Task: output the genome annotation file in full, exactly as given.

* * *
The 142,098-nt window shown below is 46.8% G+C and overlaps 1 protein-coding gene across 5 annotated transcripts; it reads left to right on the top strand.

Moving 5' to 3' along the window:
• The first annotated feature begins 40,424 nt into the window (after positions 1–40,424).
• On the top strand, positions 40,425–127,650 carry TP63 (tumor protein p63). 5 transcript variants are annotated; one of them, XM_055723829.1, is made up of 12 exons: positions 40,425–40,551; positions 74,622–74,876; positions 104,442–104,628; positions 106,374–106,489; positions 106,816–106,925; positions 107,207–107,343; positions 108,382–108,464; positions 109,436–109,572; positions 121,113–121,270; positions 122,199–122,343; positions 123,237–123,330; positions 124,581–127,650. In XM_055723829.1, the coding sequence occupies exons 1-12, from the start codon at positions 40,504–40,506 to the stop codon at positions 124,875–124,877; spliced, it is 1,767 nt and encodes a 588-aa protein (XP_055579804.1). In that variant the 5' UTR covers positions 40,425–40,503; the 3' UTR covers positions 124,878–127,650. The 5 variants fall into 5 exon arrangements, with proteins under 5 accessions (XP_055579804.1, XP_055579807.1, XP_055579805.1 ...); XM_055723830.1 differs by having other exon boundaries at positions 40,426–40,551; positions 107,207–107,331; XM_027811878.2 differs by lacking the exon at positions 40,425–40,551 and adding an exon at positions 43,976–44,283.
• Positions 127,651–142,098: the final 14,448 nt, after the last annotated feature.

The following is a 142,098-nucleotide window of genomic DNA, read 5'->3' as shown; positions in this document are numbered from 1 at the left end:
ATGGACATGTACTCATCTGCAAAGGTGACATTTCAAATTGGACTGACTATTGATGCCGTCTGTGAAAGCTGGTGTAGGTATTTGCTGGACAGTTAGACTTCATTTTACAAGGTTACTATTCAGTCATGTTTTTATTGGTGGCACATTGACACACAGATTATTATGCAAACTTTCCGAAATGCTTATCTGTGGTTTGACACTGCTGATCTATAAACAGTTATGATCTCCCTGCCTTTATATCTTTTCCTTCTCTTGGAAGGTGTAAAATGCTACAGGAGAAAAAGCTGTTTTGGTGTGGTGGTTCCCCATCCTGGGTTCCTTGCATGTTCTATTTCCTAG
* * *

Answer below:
The 142,098-nt window shown below is 46.8% G+C and overlaps 1 protein-coding gene across 5 annotated transcripts; it reads left to right on the top strand.

Moving 5' to 3' along the window:
• The first annotated feature begins 40,424 nt into the window (after positions 1–40,424).
• On the top strand, positions 40,425–127,650 carry TP63 (tumor protein p63). 5 transcript variants are annotated; one of them, XM_055723829.1, is made up of 12 exons: positions 40,425–40,551; positions 74,622–74,876; positions 104,442–104,628; positions 106,374–106,489; positions 106,816–106,925; positions 107,207–107,343; positions 108,382–108,464; positions 109,436–109,572; positions 121,113–121,270; positions 122,199–122,343; positions 123,237–123,330; positions 124,581–127,650. In XM_055723829.1, the coding sequence occupies exons 1-12, from the start codon at positions 40,504–40,506 to the stop codon at positions 124,875–124,877; spliced, it is 1,767 nt and encodes a 588-aa protein (XP_055579804.1). In that variant the 5' UTR covers positions 40,425–40,503; the 3' UTR covers positions 124,878–127,650. The 5 variants fall into 5 exon arrangements, with proteins under 5 accessions (XP_055579804.1, XP_055579807.1, XP_055579805.1 ...); XM_055723830.1 differs by having other exon boundaries at positions 40,426–40,551; positions 107,207–107,331; XM_027811878.2 differs by lacking the exon at positions 40,425–40,551 and adding an exon at positions 43,976–44,283.
• Positions 127,651–142,098: the final 14,448 nt, after the last annotated feature.

The following is a 142,098-nucleotide window of genomic DNA, read 5'->3' as shown; positions in this document are numbered from 1 at the left end:
ATGGACATGTACTCATCTGCAAAGGTGACATTTCAAATTGGACTGACTATTGATGCCGTCTGTGAAAGCTGGTGTAGGTATTTGCTGGACAGTTAGACTTCATTTTACAAGGTTACTATTCAGTCATGTTTTTATTGGTGGCACATTGACACACAGATTATTATGCAAACTTTCCGAAATGCTTATCTGTGGTTTGACACTGCTGATCTATAAACAGTTATGATCTCCCTGCCTTTATATCTTTTCCTTCTCTTGGAAGGTGTAAAATGCTACAGGAGAAAAAGCTGTTTTGGTGTGGTGGTTCCCCATCCTGGGTTCCTTGCATGTTCTATTTCCTAG